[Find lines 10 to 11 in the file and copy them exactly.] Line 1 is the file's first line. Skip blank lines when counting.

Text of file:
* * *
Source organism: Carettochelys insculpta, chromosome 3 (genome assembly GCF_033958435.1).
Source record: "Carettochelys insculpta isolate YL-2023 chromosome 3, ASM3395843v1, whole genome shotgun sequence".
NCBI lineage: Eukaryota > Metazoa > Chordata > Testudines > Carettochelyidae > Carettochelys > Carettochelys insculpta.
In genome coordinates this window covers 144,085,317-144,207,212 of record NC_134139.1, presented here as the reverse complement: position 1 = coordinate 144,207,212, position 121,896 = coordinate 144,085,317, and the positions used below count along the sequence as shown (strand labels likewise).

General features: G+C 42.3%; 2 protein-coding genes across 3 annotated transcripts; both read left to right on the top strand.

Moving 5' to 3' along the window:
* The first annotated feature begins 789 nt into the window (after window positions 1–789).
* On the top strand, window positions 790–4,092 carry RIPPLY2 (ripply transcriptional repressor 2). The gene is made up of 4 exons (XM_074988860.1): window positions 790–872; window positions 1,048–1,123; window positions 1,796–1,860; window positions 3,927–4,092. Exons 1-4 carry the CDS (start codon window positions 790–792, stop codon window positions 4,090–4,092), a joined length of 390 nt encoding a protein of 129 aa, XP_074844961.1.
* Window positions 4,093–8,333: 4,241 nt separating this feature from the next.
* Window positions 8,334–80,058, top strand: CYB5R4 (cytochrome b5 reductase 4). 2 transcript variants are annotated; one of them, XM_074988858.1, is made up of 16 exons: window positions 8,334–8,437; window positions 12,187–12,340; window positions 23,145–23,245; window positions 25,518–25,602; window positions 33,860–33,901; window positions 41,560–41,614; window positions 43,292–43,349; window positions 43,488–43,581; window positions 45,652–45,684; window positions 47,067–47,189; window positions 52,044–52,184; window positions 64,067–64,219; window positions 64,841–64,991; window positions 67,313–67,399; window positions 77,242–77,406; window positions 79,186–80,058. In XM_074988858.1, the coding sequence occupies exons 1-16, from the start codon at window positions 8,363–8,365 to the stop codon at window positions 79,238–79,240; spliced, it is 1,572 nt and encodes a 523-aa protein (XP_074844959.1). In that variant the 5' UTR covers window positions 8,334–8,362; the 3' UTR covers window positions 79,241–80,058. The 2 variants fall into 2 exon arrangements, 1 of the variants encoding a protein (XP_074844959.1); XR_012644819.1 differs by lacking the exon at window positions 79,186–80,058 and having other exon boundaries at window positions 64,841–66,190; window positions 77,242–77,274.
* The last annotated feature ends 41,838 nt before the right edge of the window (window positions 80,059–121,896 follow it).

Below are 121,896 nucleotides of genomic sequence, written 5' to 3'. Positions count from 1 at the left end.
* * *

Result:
* Window positions 8,334–80,058, top strand: CYB5R4 (cytochrome b5 reductase 4). 2 transcript variants are annotated; one of them, XM_074988858.1, is made up of 16 exons: window positions 8,334–8,437; window positions 12,187–12,340; window positions 23,145–23,245; window positions 25,518–25,602; window positions 33,860–33,901; window positions 41,560–41,614; window positions 43,292–43,349; window positions 43,488–43,581; window positions 45,652–45,684; window positions 47,067–47,189; window positions 52,044–52,184; window positions 64,067–64,219; window positions 64,841–64,991; window positions 67,313–67,399; window positions 77,242–77,406; window positions 79,186–80,058. In XM_074988858.1, the coding sequence occupies exons 1-16, from the start codon at window positions 8,363–8,365 to the stop codon at window positions 79,238–79,240; spliced, it is 1,572 nt and encodes a 523-aa protein (XP_074844959.1). In that variant the 5' UTR covers window positions 8,334–8,362; the 3' UTR covers window positions 79,241–80,058. The 2 variants fall into 2 exon arrangements, 1 of the variants encoding a protein (XP_074844959.1); XR_012644819.1 differs by lacking the exon at window positions 79,186–80,058 and having other exon boundaries at window positions 64,841–66,190; window positions 77,242–77,274.
* The last annotated feature ends 41,838 nt before the right edge of the window (window positions 80,059–121,896 follow it).